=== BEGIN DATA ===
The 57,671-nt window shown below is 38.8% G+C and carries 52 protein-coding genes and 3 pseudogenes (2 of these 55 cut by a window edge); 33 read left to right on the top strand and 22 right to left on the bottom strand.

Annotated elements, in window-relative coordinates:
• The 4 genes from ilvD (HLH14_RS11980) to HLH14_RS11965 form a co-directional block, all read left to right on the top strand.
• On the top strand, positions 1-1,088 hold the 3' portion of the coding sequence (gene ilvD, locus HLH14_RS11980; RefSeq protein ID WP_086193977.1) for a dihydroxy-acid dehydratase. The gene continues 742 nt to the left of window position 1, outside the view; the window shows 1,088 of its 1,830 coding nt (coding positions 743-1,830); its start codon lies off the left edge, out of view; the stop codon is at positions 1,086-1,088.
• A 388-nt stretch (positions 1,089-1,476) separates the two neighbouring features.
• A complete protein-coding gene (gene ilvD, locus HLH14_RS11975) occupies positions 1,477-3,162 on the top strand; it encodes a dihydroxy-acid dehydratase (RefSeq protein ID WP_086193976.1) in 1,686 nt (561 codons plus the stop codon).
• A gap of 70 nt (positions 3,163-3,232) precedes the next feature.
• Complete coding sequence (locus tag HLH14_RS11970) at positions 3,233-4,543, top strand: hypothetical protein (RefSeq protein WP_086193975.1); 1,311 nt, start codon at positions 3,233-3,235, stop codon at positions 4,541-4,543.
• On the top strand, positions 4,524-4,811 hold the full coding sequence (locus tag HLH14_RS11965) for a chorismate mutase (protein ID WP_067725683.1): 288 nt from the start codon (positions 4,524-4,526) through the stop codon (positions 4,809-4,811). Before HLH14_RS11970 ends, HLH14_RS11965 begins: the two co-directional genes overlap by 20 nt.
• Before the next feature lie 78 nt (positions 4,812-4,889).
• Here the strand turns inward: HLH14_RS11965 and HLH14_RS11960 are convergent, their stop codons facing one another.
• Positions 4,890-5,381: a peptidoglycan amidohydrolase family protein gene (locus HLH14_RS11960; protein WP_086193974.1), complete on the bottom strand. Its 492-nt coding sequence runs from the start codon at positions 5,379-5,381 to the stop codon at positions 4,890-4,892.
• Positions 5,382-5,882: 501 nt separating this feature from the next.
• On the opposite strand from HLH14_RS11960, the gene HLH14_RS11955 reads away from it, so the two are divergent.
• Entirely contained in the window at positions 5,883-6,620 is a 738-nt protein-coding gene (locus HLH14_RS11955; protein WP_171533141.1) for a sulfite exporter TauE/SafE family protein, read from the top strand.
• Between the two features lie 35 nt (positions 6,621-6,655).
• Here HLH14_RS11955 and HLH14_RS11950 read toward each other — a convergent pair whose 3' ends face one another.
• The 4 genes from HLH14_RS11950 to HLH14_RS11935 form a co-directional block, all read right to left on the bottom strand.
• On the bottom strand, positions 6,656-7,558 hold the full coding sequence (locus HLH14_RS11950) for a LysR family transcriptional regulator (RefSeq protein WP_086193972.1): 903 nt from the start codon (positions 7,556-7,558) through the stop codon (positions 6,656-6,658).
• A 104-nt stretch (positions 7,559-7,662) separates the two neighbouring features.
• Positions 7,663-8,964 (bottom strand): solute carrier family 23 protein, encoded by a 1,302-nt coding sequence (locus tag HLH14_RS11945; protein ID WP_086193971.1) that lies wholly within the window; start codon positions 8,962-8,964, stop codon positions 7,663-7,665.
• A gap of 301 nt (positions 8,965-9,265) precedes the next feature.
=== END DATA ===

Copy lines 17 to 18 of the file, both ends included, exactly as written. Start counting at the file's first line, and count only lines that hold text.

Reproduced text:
• Here HLH14_RS11955 and HLH14_RS11950 read toward each other — a convergent pair whose 3' ends face one another.
• The 4 genes from HLH14_RS11950 to HLH14_RS11935 form a co-directional block, all read right to left on the bottom strand.